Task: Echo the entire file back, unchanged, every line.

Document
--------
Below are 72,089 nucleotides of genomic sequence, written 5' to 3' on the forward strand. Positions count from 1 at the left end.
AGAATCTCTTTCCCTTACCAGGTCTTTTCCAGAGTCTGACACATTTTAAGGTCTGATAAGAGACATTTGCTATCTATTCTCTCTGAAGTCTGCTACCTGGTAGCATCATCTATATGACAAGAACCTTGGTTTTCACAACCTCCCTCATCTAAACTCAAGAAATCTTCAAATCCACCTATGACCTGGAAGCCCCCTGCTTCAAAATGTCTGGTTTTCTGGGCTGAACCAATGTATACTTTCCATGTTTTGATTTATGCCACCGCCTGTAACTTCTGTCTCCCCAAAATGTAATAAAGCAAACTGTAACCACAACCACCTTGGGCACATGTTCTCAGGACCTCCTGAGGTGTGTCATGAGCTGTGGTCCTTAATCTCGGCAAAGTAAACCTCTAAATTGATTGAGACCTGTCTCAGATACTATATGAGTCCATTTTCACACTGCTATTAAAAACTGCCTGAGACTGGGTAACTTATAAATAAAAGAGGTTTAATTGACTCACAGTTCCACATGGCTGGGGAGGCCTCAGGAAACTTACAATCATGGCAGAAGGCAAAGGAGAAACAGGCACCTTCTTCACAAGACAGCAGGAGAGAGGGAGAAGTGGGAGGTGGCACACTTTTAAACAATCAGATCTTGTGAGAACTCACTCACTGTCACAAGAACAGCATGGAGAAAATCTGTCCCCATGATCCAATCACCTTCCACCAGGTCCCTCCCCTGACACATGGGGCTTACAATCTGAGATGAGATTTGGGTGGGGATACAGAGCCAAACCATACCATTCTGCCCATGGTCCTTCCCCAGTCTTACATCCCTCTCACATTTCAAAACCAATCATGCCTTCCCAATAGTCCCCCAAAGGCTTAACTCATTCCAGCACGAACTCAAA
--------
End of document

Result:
Below are 72,089 nucleotides of genomic sequence, written 5' to 3' on the forward strand. Positions count from 1 at the left end.
AGAATCTCTTTCCCTTACCAGGTCTTTTCCAGAGTCTGACACATTTTAAGGTCTGATAAGAGACATTTGCTATCTATTCTCTCTGAAGTCTGCTACCTGGTAGCATCATCTATATGACAAGAACCTTGGTTTTCACAACCTCCCTCATCTAAACTCAAGAAATCTTCAAATCCACCTATGACCTGGAAGCCCCCTGCTTCAAAATGTCTGGTTTTCTGGGCTGAACCAATGTATACTTTCCATGTTTTGATTTATGCCACCGCCTGTAACTTCTGTCTCCCCAAAATGTAATAAAGCAAACTGTAACCACAACCACCTTGGGCACATGTTCTCAGGACCTCCTGAGGTGTGTCATGAGCTGTGGTCCTTAATCTCGGCAAAGTAAACCTCTAAATTGATTGAGACCTGTCTCAGATACTATATGAGTCCATTTTCACACTGCTATTAAAAACTGCCTGAGACTGGGTAACTTATAAATAAAAGAGGTTTAATTGACTCACAGTTCCACATGGCTGGGGAGGCCTCAGGAAACTTACAATCATGGCAGAAGGCAAAGGAGAAACAGGCACCTTCTTCACAAGACAGCAGGAGAGAGGGAGAAGTGGGAGGTGGCACACTTTTAAACAATCAGATCTTGTGAGAACTCACTCACTGTCACAAGAACAGCATGGAGAAAATCTGTCCCCATGATCCAATCACCTTCCACCAGGTCCCTCCCCTGACACATGGGGCTTACAATCTGAGATGAGATTTGGGTGGGGATACAGAGCCAAACCATACCATTCTGCCCATGGTCCTTCCCCAGTCTTACATCCCTCTCACATTTCAAAACCAATCATGCCTTCCCAATAGTCCCCCAAAGGCTTAACTCATTCCAGCACGAACTCAAA